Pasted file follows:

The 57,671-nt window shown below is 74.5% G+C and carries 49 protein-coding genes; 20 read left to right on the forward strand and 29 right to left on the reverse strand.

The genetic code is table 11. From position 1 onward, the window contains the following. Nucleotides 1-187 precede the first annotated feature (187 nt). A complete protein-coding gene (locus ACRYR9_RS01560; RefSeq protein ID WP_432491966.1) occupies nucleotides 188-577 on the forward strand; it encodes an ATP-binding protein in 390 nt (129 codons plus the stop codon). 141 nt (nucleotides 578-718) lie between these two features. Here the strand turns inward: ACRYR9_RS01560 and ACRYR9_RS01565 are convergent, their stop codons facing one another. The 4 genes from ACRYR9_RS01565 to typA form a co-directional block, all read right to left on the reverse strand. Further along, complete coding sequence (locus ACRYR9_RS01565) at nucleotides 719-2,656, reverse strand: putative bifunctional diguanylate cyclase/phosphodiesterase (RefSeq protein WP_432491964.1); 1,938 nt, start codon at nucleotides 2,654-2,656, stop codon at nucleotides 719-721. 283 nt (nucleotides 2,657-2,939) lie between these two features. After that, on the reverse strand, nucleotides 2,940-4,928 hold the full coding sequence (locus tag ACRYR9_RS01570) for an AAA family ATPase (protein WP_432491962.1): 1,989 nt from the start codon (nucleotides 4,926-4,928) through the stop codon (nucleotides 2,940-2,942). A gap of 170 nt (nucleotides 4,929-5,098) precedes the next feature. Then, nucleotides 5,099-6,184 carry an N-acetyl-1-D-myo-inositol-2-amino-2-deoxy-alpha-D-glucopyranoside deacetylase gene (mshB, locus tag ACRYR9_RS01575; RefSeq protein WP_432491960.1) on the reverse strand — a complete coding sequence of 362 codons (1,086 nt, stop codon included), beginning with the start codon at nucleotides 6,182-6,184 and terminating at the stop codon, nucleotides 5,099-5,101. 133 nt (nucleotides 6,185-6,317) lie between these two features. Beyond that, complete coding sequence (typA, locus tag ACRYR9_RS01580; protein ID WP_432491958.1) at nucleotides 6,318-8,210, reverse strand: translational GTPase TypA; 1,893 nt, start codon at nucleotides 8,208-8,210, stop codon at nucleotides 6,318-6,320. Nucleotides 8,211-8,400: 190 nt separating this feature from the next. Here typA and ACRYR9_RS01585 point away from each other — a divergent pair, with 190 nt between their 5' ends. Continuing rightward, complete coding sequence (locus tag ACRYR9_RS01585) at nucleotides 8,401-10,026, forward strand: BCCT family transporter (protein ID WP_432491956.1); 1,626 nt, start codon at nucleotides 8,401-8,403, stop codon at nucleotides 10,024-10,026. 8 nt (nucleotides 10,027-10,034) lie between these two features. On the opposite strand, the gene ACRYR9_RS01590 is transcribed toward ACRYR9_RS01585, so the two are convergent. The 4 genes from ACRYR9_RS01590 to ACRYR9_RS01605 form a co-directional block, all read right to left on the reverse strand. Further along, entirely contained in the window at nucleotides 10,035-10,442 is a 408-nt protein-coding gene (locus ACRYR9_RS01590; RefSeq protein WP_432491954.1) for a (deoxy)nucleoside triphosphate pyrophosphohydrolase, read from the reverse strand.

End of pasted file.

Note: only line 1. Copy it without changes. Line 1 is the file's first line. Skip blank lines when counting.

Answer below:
The 57,671-nt window shown below is 74.5% G+C and carries 49 protein-coding genes; 20 read left to right on the forward strand and 29 right to left on the reverse strand.